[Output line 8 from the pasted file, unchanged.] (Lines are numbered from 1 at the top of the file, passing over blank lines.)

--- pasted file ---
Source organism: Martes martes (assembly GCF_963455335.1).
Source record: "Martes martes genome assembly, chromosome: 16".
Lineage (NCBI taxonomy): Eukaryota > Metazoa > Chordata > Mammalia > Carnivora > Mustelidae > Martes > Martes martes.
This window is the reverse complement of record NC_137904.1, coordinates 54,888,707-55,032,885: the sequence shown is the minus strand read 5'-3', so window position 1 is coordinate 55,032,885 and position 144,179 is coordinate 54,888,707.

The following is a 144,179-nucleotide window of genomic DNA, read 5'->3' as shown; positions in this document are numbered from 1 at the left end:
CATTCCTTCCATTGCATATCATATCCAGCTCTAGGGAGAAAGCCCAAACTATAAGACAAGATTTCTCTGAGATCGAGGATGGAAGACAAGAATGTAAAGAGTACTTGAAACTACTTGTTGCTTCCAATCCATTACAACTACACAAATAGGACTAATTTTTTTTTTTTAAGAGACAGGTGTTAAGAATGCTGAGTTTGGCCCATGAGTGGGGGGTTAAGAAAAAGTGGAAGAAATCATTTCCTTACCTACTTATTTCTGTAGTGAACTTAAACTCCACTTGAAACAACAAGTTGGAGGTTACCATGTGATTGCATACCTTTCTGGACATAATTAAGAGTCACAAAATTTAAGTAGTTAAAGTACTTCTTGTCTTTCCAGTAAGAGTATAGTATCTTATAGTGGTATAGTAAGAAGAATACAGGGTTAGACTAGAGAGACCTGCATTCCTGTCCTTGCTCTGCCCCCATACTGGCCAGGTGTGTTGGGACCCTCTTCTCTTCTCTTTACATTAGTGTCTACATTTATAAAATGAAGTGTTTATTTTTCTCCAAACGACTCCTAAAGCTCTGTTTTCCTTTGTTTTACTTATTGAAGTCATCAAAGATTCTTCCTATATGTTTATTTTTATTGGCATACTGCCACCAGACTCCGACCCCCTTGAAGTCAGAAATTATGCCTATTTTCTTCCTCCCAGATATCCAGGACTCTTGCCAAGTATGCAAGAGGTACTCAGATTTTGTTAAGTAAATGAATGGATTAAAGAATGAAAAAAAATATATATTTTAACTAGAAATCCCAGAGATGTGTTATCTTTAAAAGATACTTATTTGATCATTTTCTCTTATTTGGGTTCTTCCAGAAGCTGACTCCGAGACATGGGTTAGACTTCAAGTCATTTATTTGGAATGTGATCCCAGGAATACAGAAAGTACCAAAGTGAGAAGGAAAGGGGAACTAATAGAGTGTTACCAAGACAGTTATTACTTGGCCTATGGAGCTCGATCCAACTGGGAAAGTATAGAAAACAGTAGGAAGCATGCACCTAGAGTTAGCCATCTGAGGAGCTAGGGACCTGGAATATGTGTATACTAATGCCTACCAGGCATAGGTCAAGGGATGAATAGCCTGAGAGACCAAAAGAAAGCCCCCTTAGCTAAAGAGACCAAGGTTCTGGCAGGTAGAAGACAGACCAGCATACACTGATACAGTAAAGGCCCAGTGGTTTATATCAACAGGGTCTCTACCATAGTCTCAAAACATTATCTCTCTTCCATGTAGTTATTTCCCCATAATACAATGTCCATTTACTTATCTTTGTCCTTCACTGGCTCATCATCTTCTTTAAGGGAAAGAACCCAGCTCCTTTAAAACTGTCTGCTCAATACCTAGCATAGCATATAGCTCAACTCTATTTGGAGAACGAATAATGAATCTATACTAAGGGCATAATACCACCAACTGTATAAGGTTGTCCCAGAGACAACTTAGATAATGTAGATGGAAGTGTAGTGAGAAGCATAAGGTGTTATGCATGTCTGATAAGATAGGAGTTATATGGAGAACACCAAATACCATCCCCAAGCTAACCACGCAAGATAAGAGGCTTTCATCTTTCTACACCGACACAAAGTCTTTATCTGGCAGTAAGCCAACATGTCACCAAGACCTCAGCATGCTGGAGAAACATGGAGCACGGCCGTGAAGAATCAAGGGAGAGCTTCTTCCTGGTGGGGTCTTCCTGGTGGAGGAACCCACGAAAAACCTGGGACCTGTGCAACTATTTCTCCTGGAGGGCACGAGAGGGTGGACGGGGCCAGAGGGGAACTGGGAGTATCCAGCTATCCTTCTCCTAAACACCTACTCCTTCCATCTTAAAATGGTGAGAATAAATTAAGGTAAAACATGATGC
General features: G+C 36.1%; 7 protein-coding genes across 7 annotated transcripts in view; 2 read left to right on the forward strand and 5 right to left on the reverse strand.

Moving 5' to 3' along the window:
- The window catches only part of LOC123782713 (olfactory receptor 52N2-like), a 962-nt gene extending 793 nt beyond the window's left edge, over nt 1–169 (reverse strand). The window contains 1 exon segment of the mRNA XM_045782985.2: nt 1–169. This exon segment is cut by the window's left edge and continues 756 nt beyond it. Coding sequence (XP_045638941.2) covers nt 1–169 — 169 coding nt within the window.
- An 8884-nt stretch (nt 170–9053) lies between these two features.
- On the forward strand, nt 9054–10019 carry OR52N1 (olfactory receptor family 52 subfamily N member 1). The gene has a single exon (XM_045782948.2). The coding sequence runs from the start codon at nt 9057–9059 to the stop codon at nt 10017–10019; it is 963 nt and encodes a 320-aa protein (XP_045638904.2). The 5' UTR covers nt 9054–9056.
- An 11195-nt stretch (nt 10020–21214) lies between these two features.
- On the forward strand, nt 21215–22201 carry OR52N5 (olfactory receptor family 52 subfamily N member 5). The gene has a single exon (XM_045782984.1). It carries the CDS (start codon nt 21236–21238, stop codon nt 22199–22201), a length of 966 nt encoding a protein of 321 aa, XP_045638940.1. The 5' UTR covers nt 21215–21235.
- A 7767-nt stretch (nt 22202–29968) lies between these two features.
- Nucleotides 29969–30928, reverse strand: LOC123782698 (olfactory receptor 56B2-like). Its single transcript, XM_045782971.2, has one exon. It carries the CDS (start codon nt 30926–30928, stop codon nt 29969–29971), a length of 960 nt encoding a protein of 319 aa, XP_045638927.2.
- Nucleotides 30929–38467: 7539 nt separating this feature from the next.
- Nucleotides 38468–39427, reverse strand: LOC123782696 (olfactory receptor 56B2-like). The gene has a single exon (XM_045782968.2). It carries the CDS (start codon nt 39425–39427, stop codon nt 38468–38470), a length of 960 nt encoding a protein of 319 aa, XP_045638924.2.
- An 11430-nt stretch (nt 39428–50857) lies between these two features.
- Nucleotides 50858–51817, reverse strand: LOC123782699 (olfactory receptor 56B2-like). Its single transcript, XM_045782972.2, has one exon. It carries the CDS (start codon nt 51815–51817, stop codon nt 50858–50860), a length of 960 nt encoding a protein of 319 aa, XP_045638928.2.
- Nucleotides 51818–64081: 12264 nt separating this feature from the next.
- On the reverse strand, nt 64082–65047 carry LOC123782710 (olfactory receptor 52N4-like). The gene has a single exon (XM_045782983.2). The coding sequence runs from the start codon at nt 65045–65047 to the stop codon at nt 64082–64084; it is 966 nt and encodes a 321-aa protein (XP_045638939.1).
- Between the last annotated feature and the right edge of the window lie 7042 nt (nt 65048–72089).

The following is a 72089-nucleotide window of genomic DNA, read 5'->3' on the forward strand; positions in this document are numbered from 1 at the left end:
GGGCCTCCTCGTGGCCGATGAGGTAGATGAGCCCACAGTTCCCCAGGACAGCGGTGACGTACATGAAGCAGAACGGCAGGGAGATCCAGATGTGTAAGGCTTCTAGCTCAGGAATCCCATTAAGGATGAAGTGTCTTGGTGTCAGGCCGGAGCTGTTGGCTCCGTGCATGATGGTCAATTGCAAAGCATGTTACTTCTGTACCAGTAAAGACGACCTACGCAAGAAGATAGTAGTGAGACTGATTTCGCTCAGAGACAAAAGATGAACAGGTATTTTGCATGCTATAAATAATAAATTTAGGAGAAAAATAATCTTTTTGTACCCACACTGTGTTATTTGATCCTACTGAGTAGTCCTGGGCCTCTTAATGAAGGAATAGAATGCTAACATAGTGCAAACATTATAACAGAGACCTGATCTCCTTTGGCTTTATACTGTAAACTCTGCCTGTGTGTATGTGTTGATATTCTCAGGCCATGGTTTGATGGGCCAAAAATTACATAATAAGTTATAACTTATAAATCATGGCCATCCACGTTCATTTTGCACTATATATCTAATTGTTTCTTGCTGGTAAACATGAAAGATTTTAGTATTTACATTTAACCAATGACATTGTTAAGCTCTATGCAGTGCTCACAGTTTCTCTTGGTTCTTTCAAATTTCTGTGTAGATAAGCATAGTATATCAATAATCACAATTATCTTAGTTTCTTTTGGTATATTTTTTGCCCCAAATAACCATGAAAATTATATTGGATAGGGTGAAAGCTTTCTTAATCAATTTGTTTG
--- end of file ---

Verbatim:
Moving 5' to 3' along the window: